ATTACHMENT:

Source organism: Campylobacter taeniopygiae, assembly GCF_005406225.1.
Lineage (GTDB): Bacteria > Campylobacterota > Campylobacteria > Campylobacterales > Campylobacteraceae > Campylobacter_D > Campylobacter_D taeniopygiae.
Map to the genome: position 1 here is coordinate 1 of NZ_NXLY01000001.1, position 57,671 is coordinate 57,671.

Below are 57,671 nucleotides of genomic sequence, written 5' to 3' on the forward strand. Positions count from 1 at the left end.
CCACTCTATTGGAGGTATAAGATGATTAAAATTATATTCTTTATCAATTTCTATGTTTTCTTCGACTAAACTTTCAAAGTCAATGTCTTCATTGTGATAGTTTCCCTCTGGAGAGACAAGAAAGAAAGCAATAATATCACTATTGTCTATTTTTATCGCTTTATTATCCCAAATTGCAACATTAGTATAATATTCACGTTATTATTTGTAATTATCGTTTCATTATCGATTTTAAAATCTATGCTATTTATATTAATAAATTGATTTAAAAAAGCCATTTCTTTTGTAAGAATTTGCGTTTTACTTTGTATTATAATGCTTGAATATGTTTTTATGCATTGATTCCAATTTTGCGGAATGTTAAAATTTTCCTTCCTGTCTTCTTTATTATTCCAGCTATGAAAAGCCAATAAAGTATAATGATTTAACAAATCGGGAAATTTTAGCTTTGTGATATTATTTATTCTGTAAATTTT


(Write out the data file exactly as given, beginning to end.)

Source organism: Campylobacter taeniopygiae, assembly GCF_005406225.1.
Lineage (GTDB): Bacteria > Campylobacterota > Campylobacteria > Campylobacterales > Campylobacteraceae > Campylobacter_D > Campylobacter_D taeniopygiae.
Map to the genome: position 1 here is coordinate 1 of NZ_NXLY01000001.1, position 57,671 is coordinate 57,671.

Below are 57,671 nucleotides of genomic sequence, written 5' to 3' on the forward strand. Positions count from 1 at the left end.
CCACTCTATTGGAGGTATAAGATGATTAAAATTATATTCTTTATCAATTTCTATGTTTTCTTCGACTAAACTTTCAAAGTCAATGTCTTCATTGTGATAGTTTCCCTCTGGAGAGACAAGAAAGAAAGCAATAATATCACTATTGTCTATTTTTATCGCTTTATTATCCCAAATTGCAACATTAGTATAATATTCACGTTATTATTTGTAATTATCGTTTCATTATCGATTTTAAAATCTATGCTATTTATATTAATAAATTGATTTAAAAAAGCCATTTCTTTTGTAAGAATTTGCGTTTTACTTTGTATTATAATGCTTGAATATGTTTTTATGCATTGATTCCAATTTTGCGGAATGTTAAAATTTTCCTTCCTGTCTTCTTTATTATTCCAGCTATGAAAAGCCAATAAAGTATAATGATTTAACAAATCGGGAAATTTTAGCTTTGTGATATTATTTATTCTGTAAATTTT